I found it.
‘It’ could be one of many things I’ve somehow lost along the way — hair springs to mind, and my short-term memory isn’t what it used to be, either (hence I tend to lose things). This time, however, I’m referring to a smart yet reassuringly functional copy of the prospectus from the Open Polytechnic.
You may recall last time my nostalgic brush with the student’s lot. Well, I couldn’t resist flicking through its 84 pages to see if anything took my fancy. There was ‘Horticulture, Agriculture and Natural Resources’ … nah. ‘Education and Community Services’ … nah. ‘Psychology, Health and Well-being’ … er, nah. ‘Real Estate and Sales’. No, I’m not making this up; there really are courses on this.
“If you’re looking to make your mark in the real estate business, this programme is a must,” the course guide explains. And there was me thinking you just had to have an imaginative turn of phrase and a big flag. Either way, not quite what I was thinking of.
‘Computing and Information Services’ … ah, finally.
I found the relevant page, complete with a large picture of a computer (on a ridiculously tidy looking desk). This could definitely be it.
“If you’re interested in making computers the tools of your trade, The Open Polytechnic can help you excel in information technology,” it stated proudly.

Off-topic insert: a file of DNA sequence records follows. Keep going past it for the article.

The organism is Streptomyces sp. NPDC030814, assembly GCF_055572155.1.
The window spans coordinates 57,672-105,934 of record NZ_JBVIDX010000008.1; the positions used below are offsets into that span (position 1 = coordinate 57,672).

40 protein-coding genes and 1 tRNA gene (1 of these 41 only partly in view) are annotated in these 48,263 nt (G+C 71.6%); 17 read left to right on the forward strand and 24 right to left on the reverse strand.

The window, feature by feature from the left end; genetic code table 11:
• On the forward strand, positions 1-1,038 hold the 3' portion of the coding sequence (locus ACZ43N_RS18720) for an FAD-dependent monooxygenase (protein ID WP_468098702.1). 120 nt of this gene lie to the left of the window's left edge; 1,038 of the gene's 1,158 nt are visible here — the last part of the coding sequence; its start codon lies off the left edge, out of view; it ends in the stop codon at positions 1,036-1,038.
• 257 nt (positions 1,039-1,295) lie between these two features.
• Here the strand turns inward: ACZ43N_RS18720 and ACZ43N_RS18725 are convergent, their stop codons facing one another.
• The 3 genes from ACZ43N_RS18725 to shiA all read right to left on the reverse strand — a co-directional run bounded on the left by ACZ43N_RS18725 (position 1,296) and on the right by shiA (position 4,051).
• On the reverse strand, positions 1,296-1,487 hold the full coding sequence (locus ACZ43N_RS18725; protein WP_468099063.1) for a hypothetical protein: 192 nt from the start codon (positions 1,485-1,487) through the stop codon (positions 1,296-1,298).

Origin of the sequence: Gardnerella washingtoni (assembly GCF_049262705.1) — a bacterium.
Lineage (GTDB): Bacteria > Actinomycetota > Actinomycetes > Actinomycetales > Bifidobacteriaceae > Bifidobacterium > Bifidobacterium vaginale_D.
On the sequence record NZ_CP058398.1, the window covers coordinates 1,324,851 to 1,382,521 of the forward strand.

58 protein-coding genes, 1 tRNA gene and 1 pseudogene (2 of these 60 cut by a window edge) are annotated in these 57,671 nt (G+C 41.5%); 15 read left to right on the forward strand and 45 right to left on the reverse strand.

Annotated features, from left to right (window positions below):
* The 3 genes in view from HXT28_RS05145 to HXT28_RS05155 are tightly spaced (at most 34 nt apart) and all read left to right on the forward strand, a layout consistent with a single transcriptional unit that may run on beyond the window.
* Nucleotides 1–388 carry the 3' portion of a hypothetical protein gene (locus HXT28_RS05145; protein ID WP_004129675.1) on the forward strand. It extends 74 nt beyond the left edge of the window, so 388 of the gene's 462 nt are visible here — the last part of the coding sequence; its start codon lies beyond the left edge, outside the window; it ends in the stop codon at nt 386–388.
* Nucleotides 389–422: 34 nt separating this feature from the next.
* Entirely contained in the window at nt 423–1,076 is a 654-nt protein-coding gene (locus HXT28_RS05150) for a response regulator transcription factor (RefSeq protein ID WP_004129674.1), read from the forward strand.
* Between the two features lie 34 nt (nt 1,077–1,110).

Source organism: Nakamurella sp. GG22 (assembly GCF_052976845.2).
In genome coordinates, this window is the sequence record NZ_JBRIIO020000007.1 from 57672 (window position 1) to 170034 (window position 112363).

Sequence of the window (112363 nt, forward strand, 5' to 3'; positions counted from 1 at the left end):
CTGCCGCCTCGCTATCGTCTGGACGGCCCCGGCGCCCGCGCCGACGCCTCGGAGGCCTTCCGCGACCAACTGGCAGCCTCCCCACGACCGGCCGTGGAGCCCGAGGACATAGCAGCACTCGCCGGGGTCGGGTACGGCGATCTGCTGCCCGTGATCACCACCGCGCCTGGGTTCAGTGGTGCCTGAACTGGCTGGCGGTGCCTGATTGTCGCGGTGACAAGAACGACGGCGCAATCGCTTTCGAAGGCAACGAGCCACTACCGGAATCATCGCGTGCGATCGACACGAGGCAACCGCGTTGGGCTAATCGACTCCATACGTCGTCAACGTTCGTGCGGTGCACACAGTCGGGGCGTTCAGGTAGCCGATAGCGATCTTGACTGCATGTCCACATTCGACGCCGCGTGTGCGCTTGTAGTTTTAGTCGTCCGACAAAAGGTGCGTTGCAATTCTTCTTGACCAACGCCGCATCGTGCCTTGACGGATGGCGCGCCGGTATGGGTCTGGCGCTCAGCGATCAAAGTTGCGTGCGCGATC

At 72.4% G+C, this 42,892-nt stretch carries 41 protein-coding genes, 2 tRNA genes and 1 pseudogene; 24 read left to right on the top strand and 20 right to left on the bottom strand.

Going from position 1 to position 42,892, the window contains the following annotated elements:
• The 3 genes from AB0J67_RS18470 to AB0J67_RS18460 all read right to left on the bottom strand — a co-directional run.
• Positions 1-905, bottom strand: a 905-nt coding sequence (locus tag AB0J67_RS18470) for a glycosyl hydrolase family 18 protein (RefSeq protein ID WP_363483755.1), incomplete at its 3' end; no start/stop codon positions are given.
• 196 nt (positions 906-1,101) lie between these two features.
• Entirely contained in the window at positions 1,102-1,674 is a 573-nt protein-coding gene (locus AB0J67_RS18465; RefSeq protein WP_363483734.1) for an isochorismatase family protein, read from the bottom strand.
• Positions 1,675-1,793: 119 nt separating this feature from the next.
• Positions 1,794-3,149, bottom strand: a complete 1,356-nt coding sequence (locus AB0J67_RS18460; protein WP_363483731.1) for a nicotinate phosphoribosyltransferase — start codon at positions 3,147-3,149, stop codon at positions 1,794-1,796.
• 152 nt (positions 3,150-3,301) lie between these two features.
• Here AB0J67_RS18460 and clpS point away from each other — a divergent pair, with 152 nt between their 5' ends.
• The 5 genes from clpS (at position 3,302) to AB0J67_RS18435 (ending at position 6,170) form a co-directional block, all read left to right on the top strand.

Cool. Tell me more.
The Bachelor of Applied Science was first on the list. “As a graduate of this degree you will be highly information literate and adept at problem-solving — attributes that are essential in today’s information-rich world,” said the blurb.
This is clearly its blue ribbon, your-mother-would-be-proud ICT course. The Poly obviously thinks so: “If you want to be at the leading edge of future technology, this is the degree that could put you there.”
Wow. I can think of a few people who should be taking this.
It even has ‘Information and Library Studies’ attached for good measure. In fact, there was plenty more where that came from, from a Certificate in Cataloguing; to a Diploma in Records and Information; as well as, of course, a diploma in the aforementioned Library Studies. Interesting enough … but no, I just can’t bring myself to talk it up. That sounds about as boring as wading through the eight-point notes and appendices on Telecom’s annual report — or anyone’s for that matter. Sure, we might end up with the most orderly data in the world, but it will hardly have the rest of the e-world casting hopeful glances towards New Zealand for the next big thing in ICT. Then again, I guess coming up with a new way of accessing information never did Larry Page and Sergey Brin, the Google co-founders, any harm.
Thankfully, there was a course that really caught my eye. Tucked away at the bottom of the last page was a Diploma in Knowledge and Emerging Technologies.
“Graduates will have a sound knowledge and skills relating to technological issues supporting the development of future trends in these areas,” said the adjoining description. “A focus on the future is essential in the fast-evolving world of information technology.”
Now that’s more like it.